Any other info?
(I had more links for parts of this information, but it got rejected by the spamfilter so I'm removing them. It's easy to google.)
Fut.Perf. 14:41, 24 October 2006 (UTC)

Hi, thanks for your efforts. I am nevertheless afraid your information is not correct. I have done some research on the matter two years ago. The European Court of Human Rights (ECHR) back then confirmed to me that they did not receive any application of this kind by the family of the dead pilot. My findings were subsequently published in a Greek magazine as I was told last year - without my knowledge that is. I can find out the source if necessary.

Three months ago a colleague from Greece contacted me and confirmed that the court still did not receive an application. The ECHR story seems quite like propaganda to my ears. It is a fine example of disinformation I am afraid. Sadly, rather typical for most of the Greek-Turkish disputes. —Preceding unsigned comment added by Letus (talkcontribs)

Interesting! Now, at the moment we aren't even mentioning the ECHR case in the article, so there's nothing urgent to repair, but if you want to expand on it, it might make for another interesting note. But it would be crucial that you find that publication to quote from, since it's a Wikipedia rule that your own unpublished research results, however interesting and correct they may be, cannot be used here (WP:NOR). Fut.Perf. 19:16, 24 October 2006 (UTC)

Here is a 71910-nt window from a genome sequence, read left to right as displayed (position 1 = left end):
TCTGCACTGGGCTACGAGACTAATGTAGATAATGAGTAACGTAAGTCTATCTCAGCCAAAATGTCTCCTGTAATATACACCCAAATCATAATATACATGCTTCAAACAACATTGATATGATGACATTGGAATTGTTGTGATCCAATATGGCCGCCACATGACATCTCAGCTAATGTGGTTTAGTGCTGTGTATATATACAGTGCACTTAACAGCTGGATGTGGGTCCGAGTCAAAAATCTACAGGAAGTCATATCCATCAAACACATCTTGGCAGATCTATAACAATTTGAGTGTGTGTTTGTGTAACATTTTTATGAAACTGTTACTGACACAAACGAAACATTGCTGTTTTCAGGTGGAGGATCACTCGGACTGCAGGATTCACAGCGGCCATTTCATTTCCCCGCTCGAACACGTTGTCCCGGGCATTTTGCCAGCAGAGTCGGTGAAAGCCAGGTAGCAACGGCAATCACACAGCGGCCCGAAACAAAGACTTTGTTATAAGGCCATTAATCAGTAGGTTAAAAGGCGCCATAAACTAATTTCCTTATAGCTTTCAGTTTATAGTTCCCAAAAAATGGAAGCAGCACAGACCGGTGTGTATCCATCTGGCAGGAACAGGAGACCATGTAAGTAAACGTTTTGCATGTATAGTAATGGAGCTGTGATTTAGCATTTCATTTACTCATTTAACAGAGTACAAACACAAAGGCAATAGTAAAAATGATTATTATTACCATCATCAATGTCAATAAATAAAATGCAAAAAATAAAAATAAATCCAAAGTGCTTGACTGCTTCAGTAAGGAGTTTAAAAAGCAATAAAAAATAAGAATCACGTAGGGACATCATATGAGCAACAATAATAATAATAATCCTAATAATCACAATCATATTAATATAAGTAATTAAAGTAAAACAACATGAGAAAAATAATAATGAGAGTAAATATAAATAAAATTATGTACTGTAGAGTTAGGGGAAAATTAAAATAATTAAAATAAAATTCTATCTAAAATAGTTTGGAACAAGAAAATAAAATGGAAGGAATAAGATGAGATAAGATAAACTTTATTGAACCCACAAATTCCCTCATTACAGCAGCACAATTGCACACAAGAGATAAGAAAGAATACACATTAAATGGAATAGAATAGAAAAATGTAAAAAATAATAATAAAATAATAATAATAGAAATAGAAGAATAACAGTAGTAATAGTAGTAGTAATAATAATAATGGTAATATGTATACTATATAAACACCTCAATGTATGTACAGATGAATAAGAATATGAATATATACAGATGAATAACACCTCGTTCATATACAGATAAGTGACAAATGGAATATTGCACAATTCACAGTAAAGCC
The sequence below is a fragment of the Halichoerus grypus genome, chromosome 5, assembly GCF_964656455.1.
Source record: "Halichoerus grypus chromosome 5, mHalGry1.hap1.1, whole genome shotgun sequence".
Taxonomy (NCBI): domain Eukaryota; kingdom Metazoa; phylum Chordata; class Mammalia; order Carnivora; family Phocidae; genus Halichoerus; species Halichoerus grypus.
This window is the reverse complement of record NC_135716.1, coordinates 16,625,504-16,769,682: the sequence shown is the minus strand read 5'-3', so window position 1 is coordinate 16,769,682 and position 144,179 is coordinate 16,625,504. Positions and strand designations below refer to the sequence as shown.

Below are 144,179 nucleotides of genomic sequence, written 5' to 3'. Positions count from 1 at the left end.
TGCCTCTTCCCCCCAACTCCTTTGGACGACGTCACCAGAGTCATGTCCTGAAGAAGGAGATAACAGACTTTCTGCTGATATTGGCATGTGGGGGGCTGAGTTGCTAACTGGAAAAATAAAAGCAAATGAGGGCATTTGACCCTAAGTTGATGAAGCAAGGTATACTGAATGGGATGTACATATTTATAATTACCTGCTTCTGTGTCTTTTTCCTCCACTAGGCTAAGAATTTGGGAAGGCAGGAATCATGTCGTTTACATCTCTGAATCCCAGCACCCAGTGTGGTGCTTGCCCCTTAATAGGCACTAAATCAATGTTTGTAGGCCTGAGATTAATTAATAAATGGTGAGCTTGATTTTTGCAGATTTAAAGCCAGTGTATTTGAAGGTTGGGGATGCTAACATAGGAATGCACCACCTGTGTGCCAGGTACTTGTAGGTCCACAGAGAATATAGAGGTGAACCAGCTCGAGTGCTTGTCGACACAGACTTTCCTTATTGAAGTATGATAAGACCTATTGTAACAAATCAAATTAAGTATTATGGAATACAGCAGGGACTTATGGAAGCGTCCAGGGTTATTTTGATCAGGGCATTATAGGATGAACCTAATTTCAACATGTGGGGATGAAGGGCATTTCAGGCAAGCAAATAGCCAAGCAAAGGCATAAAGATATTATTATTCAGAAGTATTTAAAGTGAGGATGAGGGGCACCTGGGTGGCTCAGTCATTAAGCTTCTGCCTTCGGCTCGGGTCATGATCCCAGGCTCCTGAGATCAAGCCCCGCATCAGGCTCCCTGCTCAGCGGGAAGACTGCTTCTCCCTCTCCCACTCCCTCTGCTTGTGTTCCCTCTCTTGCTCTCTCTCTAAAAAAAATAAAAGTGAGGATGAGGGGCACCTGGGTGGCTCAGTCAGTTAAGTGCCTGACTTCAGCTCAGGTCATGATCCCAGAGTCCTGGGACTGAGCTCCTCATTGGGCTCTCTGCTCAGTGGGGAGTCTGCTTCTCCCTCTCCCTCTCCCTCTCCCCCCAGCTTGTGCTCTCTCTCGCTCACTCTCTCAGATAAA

I agree completely. I too think it is not necessary to include this information in the article as is now. And I anyway want to find out the whereabouts of the unauthorized publication I mentioned. Letus 19:55, 24 October 2006 (UTC)

Greeks and Turks[edit]

I am Turkish and I love my brothers out of Greece :D Our cultures grew toghether in the ottoman era time and thus we have alot of simularities. Also we as neighbouring countries should help each other more. Cause we all know that if a war would break out Greece and Turkey would back each other up no matter what. Thus we hate each other, but we love each other :D

Greece and Turkey RULE! :D (Barakus 09:15, 19 January 2007 (UTC))

Hello to Greeks from Constantinople! Turks love their country because they actually are the descendants of the Eastern Roman Empire. You guys should respect that. Lets be friends and we can settle disputes such as Cyprus and the aegean islands very easily. Don't believe greek media lies. There is no threat to you from this side of the sea. Remember that Venizelos and Ataturk almost managed to unite both countries. Remember that Turkey sent humanitarian aid during WW2 for greek resistance against the germans. Love and Greets.—Preceding unsigned comment added by Barisbarisbaris (talkcontribs)

Beware the troll :))) Baristarim 22:17, 24 January 2007 (UTC)